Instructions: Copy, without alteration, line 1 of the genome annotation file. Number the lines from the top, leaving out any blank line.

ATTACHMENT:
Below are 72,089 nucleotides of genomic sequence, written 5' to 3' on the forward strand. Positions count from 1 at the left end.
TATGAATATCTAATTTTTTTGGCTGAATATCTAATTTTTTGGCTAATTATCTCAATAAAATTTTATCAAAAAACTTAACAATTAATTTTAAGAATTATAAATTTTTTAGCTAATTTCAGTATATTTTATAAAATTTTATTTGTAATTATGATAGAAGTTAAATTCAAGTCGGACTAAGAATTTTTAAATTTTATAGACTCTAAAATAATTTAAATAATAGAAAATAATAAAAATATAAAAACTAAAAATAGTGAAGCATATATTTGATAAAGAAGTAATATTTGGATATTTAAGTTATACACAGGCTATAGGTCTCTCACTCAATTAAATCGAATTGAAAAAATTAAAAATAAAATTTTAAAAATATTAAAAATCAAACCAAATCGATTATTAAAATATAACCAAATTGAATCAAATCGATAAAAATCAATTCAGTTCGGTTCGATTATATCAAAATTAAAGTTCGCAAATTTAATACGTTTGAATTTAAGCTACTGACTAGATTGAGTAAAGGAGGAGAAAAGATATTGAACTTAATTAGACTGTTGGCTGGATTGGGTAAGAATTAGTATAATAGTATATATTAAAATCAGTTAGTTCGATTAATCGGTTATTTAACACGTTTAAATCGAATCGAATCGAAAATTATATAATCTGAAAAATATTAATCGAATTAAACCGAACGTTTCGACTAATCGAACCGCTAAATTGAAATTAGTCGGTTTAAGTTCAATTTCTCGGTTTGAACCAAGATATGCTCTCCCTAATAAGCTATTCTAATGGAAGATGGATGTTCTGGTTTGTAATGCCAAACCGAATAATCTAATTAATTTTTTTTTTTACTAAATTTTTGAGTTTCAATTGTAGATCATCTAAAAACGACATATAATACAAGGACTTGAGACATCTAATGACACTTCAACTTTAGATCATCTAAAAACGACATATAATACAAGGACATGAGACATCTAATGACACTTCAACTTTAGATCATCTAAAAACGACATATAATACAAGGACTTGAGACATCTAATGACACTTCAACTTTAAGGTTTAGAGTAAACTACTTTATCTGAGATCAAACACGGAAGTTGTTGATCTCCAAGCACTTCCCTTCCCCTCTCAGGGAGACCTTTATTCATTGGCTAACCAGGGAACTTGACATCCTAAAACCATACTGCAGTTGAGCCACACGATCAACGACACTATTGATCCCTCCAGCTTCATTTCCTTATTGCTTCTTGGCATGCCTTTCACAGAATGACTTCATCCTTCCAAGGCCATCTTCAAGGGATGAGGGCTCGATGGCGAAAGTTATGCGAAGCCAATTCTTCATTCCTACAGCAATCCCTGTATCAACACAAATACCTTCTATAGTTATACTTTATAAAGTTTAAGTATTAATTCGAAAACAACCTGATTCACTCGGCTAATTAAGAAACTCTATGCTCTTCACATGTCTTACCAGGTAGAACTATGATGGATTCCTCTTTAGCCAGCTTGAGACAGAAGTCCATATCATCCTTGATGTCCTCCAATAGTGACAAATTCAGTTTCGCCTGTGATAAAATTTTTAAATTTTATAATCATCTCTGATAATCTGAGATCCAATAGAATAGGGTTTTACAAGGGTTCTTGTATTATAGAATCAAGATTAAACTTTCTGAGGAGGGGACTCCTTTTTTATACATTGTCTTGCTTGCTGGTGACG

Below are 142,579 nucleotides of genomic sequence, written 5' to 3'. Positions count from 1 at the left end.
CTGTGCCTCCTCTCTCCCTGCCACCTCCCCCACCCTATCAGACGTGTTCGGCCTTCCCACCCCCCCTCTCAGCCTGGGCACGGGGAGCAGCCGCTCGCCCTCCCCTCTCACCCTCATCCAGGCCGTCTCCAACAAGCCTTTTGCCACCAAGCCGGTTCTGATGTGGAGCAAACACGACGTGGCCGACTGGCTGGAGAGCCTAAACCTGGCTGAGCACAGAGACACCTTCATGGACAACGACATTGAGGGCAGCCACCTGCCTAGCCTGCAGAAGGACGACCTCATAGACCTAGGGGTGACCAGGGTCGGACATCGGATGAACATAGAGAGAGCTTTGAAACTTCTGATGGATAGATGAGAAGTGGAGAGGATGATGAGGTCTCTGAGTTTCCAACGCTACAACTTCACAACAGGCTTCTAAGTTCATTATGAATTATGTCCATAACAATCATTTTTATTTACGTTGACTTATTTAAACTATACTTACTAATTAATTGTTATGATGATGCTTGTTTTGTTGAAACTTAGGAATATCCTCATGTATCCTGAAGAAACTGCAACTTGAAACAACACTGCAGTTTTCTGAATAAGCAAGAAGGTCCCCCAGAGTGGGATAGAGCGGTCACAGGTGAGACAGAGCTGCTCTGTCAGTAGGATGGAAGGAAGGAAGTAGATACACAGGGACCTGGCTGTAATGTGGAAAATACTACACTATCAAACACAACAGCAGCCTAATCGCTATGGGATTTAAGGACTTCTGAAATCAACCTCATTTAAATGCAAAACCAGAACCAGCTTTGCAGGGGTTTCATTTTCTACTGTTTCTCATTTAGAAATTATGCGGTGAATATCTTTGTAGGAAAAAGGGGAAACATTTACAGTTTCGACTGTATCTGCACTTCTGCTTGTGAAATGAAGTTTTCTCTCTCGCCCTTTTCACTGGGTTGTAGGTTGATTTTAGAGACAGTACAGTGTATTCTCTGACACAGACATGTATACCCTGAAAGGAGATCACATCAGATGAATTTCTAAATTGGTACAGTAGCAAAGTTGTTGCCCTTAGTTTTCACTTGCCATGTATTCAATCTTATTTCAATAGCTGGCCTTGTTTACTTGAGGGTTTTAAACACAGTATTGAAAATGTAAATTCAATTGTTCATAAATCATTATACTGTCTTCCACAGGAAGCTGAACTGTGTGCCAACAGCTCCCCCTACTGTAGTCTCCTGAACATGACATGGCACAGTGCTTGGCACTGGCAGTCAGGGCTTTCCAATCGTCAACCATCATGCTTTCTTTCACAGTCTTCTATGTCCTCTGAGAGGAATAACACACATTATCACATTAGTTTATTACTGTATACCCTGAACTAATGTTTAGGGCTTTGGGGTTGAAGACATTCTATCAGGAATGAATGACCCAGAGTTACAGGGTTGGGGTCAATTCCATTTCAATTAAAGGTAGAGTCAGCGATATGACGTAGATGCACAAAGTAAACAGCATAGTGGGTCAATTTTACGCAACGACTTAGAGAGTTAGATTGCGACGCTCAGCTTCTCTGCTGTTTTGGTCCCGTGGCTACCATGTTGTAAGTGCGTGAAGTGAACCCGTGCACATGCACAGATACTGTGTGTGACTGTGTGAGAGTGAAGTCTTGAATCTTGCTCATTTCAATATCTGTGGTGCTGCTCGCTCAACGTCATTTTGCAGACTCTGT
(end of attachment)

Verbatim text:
Below are 72,089 nucleotides of genomic sequence, written 5' to 3' on the forward strand. Positions count from 1 at the left end.